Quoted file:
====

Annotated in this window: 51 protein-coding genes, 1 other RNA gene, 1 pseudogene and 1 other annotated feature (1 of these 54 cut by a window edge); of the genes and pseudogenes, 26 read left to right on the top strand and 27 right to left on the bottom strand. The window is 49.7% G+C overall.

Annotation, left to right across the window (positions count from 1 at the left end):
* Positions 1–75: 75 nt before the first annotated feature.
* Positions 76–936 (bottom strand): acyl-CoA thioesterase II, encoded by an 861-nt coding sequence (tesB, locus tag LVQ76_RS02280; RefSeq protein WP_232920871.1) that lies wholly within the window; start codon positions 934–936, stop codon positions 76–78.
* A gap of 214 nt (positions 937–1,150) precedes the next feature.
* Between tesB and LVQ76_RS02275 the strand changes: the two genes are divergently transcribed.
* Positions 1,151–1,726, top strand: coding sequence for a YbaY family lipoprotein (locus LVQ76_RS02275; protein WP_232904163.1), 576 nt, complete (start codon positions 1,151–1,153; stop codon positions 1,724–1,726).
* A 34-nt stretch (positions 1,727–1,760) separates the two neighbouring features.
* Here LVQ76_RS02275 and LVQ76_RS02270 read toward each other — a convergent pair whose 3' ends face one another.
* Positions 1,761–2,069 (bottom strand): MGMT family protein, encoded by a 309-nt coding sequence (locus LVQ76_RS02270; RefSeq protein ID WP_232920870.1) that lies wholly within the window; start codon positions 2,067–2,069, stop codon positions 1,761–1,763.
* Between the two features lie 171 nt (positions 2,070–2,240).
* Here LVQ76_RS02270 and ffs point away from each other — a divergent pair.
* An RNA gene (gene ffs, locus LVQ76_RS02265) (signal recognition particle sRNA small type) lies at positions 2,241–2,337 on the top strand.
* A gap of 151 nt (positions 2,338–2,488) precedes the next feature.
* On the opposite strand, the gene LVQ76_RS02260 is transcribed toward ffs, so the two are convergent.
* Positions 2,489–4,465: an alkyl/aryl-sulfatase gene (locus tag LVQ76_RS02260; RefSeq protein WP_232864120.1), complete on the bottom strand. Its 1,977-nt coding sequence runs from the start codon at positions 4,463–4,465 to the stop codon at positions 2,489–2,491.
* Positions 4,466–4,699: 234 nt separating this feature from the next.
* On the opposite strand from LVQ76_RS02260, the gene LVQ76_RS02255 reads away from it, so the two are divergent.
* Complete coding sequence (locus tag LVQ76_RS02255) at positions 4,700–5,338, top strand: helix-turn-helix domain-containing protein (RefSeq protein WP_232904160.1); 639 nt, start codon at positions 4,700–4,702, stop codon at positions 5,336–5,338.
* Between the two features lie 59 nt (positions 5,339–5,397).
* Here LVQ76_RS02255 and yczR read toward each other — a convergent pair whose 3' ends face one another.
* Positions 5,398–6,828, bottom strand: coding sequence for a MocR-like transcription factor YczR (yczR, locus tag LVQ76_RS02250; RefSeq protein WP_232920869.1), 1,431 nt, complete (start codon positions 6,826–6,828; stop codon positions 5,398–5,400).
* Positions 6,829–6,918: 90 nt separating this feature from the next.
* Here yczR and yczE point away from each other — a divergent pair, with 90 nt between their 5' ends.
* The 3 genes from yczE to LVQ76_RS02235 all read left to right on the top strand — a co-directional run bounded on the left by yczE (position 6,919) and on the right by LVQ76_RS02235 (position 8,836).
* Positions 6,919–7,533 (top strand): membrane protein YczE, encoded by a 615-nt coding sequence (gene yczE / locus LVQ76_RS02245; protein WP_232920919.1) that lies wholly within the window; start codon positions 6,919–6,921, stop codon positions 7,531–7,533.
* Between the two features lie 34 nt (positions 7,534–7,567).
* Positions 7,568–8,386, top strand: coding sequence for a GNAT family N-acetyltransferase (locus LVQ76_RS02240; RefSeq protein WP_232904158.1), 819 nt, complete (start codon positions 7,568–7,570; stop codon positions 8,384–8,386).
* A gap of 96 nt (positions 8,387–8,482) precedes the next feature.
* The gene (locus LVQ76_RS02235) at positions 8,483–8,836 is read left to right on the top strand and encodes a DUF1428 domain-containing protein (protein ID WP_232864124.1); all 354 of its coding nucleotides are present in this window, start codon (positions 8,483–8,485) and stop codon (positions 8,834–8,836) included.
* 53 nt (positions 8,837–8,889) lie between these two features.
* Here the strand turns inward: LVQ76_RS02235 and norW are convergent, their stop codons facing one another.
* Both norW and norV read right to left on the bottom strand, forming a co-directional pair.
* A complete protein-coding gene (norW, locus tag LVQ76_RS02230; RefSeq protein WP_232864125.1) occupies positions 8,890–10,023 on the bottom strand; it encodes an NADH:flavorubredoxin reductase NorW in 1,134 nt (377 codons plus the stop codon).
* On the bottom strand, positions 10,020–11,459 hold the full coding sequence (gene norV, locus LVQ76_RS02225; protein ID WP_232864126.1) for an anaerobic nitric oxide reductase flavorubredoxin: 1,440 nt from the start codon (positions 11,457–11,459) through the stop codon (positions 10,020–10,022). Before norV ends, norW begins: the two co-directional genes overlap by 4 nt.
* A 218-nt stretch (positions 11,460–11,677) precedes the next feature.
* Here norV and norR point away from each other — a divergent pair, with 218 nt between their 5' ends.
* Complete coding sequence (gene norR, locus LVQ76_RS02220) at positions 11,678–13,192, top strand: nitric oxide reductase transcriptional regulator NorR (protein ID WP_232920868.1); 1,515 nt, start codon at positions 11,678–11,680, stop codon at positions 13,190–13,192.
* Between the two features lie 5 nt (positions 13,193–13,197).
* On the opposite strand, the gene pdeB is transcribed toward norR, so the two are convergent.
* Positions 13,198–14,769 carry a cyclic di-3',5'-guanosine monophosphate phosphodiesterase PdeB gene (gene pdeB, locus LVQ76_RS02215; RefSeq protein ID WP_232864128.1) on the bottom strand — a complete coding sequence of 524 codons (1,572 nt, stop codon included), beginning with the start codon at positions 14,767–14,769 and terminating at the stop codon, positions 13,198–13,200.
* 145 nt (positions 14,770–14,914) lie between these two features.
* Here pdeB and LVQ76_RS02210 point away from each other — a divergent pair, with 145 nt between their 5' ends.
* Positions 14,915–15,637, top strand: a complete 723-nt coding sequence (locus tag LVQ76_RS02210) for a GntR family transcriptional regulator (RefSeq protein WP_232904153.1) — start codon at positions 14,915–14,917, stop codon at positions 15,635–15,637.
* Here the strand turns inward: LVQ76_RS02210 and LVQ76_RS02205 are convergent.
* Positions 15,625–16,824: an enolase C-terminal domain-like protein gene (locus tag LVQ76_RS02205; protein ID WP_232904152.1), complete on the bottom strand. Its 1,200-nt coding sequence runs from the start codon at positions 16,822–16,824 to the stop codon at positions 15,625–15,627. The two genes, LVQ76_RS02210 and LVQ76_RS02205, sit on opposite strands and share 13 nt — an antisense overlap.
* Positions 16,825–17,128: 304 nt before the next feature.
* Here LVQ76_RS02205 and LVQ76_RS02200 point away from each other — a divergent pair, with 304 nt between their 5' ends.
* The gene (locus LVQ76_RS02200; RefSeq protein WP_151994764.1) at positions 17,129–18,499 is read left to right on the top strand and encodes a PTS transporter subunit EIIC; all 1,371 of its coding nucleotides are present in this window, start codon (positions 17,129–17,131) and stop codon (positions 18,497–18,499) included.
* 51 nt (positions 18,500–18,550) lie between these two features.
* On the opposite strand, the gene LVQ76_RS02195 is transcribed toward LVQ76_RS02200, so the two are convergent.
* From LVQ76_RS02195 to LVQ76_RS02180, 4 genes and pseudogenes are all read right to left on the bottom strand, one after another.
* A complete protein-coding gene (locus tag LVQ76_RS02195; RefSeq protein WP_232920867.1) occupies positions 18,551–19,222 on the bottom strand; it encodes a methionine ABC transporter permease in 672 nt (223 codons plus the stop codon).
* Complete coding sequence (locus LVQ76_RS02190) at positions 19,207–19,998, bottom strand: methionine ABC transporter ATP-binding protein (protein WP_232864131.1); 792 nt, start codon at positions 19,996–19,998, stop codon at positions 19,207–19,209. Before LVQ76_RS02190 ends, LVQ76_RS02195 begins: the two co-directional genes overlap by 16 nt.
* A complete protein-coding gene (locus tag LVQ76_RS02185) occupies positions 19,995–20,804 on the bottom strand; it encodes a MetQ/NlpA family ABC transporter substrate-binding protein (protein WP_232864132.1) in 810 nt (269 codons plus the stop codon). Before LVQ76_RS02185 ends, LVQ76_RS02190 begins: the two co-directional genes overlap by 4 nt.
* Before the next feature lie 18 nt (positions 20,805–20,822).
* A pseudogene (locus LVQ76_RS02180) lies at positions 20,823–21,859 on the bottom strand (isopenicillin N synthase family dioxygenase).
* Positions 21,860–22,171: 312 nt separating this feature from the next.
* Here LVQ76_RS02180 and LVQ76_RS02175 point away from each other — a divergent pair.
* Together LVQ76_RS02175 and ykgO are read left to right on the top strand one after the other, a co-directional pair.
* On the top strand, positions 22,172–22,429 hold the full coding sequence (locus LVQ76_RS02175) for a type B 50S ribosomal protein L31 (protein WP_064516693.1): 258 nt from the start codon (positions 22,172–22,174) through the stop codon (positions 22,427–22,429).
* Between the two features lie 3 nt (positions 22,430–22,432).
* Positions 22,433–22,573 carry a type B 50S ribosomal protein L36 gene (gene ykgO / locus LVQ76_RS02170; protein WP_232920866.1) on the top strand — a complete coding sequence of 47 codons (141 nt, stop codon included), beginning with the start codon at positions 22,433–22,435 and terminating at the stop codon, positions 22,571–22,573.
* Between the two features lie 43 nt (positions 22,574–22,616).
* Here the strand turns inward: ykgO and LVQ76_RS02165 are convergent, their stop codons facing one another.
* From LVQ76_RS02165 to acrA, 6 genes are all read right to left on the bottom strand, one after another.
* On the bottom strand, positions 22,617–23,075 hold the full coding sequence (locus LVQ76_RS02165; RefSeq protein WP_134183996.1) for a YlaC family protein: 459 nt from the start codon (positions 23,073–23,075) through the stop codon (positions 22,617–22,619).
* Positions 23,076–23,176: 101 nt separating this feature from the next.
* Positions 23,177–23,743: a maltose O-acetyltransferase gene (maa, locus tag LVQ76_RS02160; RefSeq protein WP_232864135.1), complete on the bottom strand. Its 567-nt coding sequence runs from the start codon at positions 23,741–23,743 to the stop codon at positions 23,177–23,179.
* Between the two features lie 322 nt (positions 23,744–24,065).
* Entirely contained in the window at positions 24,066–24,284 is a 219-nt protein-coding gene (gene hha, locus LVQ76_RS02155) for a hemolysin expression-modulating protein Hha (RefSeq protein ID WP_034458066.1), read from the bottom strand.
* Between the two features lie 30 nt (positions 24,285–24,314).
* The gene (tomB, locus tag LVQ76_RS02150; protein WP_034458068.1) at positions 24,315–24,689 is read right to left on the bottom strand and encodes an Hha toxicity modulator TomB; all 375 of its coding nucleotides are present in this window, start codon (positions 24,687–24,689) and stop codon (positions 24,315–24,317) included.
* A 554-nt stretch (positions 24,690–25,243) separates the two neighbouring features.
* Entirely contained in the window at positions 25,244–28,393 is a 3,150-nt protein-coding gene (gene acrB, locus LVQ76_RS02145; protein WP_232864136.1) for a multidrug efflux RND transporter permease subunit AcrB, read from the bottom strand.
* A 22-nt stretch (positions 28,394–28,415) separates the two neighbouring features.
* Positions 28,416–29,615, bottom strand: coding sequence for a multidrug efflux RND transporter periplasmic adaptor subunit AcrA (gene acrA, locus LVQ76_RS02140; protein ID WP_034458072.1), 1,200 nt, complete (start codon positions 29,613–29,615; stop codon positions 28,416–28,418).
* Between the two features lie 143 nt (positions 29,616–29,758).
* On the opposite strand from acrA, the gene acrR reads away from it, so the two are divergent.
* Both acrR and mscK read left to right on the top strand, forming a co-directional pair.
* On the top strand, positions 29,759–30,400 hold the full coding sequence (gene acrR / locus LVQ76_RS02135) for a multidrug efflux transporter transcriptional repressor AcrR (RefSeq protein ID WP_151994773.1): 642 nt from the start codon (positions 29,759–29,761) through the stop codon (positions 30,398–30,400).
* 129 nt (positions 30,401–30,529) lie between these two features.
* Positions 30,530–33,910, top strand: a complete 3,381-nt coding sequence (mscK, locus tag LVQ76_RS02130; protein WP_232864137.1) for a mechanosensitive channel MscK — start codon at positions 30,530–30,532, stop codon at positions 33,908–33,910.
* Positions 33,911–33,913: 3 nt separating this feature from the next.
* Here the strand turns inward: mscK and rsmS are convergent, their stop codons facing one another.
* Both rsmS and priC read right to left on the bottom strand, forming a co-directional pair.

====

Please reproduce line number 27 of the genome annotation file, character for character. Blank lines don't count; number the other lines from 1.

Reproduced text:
* Between the two features lie 34 nt (positions 7,534–7,567).